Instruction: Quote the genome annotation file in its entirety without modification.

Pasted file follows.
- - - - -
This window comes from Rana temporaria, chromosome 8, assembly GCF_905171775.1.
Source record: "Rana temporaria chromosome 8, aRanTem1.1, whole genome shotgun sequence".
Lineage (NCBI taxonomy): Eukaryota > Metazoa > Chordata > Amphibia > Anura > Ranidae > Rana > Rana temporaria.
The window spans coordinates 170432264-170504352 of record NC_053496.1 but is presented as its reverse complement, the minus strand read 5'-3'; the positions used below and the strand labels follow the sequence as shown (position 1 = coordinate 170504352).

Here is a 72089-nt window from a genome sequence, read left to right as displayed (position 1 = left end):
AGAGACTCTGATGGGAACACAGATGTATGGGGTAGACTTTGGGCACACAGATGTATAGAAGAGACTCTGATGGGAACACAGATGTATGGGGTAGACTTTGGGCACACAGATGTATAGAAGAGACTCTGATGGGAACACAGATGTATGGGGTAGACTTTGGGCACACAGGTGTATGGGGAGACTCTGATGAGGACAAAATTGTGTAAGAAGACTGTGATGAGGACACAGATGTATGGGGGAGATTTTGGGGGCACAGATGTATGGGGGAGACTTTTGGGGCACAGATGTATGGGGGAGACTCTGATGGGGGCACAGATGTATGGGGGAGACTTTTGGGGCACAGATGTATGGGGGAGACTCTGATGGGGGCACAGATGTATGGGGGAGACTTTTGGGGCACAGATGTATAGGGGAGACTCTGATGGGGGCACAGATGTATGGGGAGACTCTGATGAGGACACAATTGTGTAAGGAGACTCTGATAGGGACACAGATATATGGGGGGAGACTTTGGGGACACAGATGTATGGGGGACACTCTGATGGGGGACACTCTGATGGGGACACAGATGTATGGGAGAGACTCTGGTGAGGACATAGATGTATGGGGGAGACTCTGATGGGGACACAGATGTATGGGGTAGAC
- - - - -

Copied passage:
This window comes from Rana temporaria, chromosome 8, assembly GCF_905171775.1.
Source record: "Rana temporaria chromosome 8, aRanTem1.1, whole genome shotgun sequence".
Lineage (NCBI taxonomy): Eukaryota > Metazoa > Chordata > Amphibia > Anura > Ranidae > Rana > Rana temporaria.
The window spans coordinates 170432264-170504352 of record NC_053496.1 but is presented as its reverse complement, the minus strand read 5'-3'; the positions used below and the strand labels follow the sequence as shown (position 1 = coordinate 170504352).

Here is a 72089-nt window from a genome sequence, read left to right as displayed (position 1 = left end):
AGAGACTCTGATGGGAACACAGATGTATGGGGTAGACTTTGGGCACACAGATGTATAGAAGAGACTCTGATGGGAACACAGATGTATGGGGTAGACTTTGGGCACACAGATGTATAGAAGAGACTCTGATGGGAACACAGATGTATGGGGTAGACTTTGGGCACACAGGTGTATGGGGAGACTCTGATGAGGACAAAATTGTGTAAGAAGACTGTGATGAGGACACAGATGTATGGGGGAGATTTTGGGGGCACAGATGTATGGGGGAGACTTTTGGGGCACAGATGTATGGGGGAGACTCTGATGGGGGCACAGATGTATGGGGGAGACTTTTGGGGCACAGATGTATGGGGGAGACTCTGATGGGGGCACAGATGTATGGGGGAGACTTTTGGGGCACAGATGTATAGGGGAGACTCTGATGGGGGCACAGATGTATGGGGAGACTCTGATGAGGACACAATTGTGTAAGGAGACTCTGATAGGGACACAGATATATGGGGGGAGACTTTGGGGACACAGATGTATGGGGGACACTCTGATGGGGGACACTCTGATGGGGACACAGATGTATGGGAGAGACTCTGGTGAGGACATAGATGTATGGGGGAGACTCTGATGGGGACACAGATGTATGGGGTAGAC